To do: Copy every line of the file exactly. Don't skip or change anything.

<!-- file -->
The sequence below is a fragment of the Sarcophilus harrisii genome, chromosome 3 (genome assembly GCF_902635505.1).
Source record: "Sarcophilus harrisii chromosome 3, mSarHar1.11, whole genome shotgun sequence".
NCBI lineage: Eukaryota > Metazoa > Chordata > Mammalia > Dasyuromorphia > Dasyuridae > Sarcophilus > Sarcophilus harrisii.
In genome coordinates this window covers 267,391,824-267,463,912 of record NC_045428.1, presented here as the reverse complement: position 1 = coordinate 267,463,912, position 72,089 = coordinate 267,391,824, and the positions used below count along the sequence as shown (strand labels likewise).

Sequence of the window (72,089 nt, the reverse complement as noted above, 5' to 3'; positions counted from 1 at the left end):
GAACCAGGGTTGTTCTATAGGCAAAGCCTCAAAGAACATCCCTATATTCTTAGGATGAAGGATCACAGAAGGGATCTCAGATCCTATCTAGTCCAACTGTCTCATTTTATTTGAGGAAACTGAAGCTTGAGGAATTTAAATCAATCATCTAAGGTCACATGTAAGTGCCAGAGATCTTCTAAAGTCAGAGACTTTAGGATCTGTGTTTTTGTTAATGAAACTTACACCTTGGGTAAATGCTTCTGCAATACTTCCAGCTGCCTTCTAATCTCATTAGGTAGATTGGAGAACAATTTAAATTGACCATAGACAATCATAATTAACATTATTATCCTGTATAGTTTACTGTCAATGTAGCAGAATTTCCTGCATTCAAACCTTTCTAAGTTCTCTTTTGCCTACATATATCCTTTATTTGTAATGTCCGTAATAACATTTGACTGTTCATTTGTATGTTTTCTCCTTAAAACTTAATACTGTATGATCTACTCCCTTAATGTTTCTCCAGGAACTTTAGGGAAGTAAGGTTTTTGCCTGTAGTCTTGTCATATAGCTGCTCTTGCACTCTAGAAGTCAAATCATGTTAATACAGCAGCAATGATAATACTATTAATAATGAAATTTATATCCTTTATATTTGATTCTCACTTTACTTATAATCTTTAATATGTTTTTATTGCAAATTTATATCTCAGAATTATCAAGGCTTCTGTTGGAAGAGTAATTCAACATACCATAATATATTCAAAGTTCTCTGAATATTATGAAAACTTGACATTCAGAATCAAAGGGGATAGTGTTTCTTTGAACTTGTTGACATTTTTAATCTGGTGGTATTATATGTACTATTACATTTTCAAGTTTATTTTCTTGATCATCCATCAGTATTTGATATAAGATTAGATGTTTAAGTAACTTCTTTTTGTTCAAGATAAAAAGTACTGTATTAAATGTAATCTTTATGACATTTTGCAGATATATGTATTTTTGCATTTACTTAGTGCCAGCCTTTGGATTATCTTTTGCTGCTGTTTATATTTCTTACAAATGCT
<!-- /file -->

The sequence below is a fragment of the Sarcophilus harrisii genome, chromosome 3 (genome assembly GCF_902635505.1).
Source record: "Sarcophilus harrisii chromosome 3, mSarHar1.11, whole genome shotgun sequence".
NCBI lineage: Eukaryota > Metazoa > Chordata > Mammalia > Dasyuromorphia > Dasyuridae > Sarcophilus > Sarcophilus harrisii.
In genome coordinates this window covers 267,391,824-267,463,912 of record NC_045428.1, presented here as the reverse complement: position 1 = coordinate 267,463,912, position 72,089 = coordinate 267,391,824, and the positions used below count along the sequence as shown (strand labels likewise).

Sequence of the window (72,089 nt, the reverse complement as noted above, 5' to 3'; positions counted from 1 at the left end):
GAACCAGGGTTGTTCTATAGGCAAAGCCTCAAAGAACATCCCTATATTCTTAGGATGAAGGATCACAGAAGGGATCTCAGATCCTATCTAGTCCAACTGTCTCATTTTATTTGAGGAAACTGAAGCTTGAGGAATTTAAATCAATCATCTAAGGTCACATGTAAGTGCCAGAGATCTTCTAAAGTCAGAGACTTTAGGATCTGTGTTTTTGTTAATGAAACTTACACCTTGGGTAAATGCTTCTGCAATACTTCCAGCTGCCTTCTAATCTCATTAGGTAGATTGGAGAACAATTTAAATTGACCATAGACAATCATAATTAACATTATTATCCTGTATAGTTTACTGTCAATGTAGCAGAATTTCCTGCATTCAAACCTTTCTAAGTTCTCTTTTGCCTACATATATCCTTTATTTGTAATGTCCGTAATAACATTTGACTGTTCATTTGTATGTTTTCTCCTTAAAACTTAATACTGTATGATCTACTCCCTTAATGTTTCTCCAGGAACTTTAGGGAAGTAAGGTTTTTGCCTGTAGTCTTGTCATATAGCTGCTCTTGCACTCTAGAAGTCAAATCATGTTAATACAGCAGCAATGATAATACTATTAATAATGAAATTTATATCCTTTATATTTGATTCTCACTTTACTTATAATCTTTAATATGTTTTTATTGCAAATTTATATCTCAGAATTATCAAGGCTTCTGTTGGAAGAGTAATTCAACATACCATAATATATTCAAAGTTCTCTGAATATTATGAAAACTTGACATTCAGAATCAAAGGGGATAGTGTTTCTTTGAACTTGTTGACATTTTTAATCTGGTGGTATTATATGTACTATTACATTTTCAAGTTTATTTTCTTGATCATCCATCAGTATTTGATATAAGATTAGATGTTTAAGTAACTTCTTTTTGTTCAAGATAAAAAGTACTGTATTAAATGTAATCTTTATGACATTTTGCAGATATATGTATTTTTGCATTTACTTAGTGCCAGCCTTTGGATTATCTTTTGCTGCTGTTTATATTTCTTACAAATGCT